Black pepper ice cream, coconut ceviche and Japanese whisky highballs are just a few of the trends predicted to be popular in 2020 with US diners. More health ingredients and plant-based menus will rise to the top, and lower-alcohol spritzes will take centre stage at bars.
From ingredients like seaweed, ashwagandha and nutritional yeast to dishes like fresh, elevated ceviche and flavourful Levantine cuisine, chefs are getting creative while catering to consumers’ changing dietary and lifestyle preferences.
Food and drink trends 2020 research has been released recently by Kimpton Hotels & Restaurants’ in their sixth annual Culinary & Cocktails Trend Forecast. Scott Gingerich, Kimpton’s Senior Vice President of Restaurants & Bars told us: “Diners continue to be more educated, mindful and globally connected than ever before. We polled our talented experts around the world to get their insights on how consumer dining habits and dietary preferences will shape restaurants and bars in the year ahead.”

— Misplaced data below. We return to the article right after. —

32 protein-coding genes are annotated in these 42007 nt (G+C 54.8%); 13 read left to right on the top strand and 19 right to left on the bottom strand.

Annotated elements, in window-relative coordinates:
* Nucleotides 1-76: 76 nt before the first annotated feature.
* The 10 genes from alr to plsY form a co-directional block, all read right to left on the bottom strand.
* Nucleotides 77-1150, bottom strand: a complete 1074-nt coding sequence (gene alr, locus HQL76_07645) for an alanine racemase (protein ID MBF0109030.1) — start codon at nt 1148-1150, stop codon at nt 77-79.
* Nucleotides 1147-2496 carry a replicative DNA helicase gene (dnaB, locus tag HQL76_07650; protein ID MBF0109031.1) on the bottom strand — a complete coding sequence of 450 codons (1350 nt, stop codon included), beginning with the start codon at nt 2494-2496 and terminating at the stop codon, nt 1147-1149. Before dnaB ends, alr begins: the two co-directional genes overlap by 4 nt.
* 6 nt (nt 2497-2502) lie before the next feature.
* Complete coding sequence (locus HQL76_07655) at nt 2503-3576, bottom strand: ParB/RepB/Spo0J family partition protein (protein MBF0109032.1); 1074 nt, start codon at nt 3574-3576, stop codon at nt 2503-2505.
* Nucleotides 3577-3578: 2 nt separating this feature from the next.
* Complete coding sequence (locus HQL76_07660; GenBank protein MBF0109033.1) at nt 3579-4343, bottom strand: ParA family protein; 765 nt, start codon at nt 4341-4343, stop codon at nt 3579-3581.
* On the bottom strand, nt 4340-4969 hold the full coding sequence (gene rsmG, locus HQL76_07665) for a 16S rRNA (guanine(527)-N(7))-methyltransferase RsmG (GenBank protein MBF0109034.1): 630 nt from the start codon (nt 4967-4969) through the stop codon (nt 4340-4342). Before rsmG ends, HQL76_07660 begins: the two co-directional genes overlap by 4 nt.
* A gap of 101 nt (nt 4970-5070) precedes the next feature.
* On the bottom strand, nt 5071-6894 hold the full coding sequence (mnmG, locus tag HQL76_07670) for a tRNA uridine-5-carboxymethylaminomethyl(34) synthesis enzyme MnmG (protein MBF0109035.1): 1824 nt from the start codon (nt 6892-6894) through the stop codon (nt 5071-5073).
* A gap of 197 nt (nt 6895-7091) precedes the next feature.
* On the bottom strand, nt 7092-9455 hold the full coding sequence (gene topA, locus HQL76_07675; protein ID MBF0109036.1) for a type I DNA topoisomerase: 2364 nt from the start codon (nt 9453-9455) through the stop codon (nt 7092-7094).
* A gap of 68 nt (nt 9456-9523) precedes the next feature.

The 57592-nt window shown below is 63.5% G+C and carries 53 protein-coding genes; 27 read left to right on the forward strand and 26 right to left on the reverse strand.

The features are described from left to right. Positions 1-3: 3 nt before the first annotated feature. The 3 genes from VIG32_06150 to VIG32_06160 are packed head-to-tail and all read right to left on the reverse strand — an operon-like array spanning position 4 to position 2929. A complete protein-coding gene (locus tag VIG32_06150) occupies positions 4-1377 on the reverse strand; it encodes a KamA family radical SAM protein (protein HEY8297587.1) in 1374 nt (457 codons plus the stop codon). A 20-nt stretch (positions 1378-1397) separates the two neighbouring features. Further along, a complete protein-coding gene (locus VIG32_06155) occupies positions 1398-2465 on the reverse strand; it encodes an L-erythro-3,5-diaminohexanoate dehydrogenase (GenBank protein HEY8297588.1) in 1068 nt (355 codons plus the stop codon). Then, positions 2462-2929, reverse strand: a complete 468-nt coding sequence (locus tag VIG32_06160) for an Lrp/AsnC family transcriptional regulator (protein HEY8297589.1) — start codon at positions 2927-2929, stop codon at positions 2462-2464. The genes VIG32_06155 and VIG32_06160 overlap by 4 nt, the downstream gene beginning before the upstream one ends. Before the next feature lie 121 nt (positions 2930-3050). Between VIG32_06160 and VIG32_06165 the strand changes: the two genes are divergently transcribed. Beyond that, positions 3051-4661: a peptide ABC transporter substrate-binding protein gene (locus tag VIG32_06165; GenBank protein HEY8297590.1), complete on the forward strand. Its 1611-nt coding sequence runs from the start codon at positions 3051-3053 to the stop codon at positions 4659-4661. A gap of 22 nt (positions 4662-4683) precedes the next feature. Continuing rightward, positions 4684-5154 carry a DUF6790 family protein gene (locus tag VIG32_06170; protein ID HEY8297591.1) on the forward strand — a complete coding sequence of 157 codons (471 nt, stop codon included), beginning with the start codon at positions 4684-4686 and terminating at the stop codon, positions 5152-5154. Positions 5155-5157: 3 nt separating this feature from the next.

“This forecast has been able to pinpoint cult classics à la last year’s Aperol Frosé and predict the next big thing in flavours and ingredients like black garlic, s’chug and nutritional yeast for 2020.”
Each year, the Kimpton Culinary + Cocktail Trend Forecast reveals the most anticipated and innovative dishes, flavours, ingredients and philosophies that chefs and bartenders will explore in the year ahead.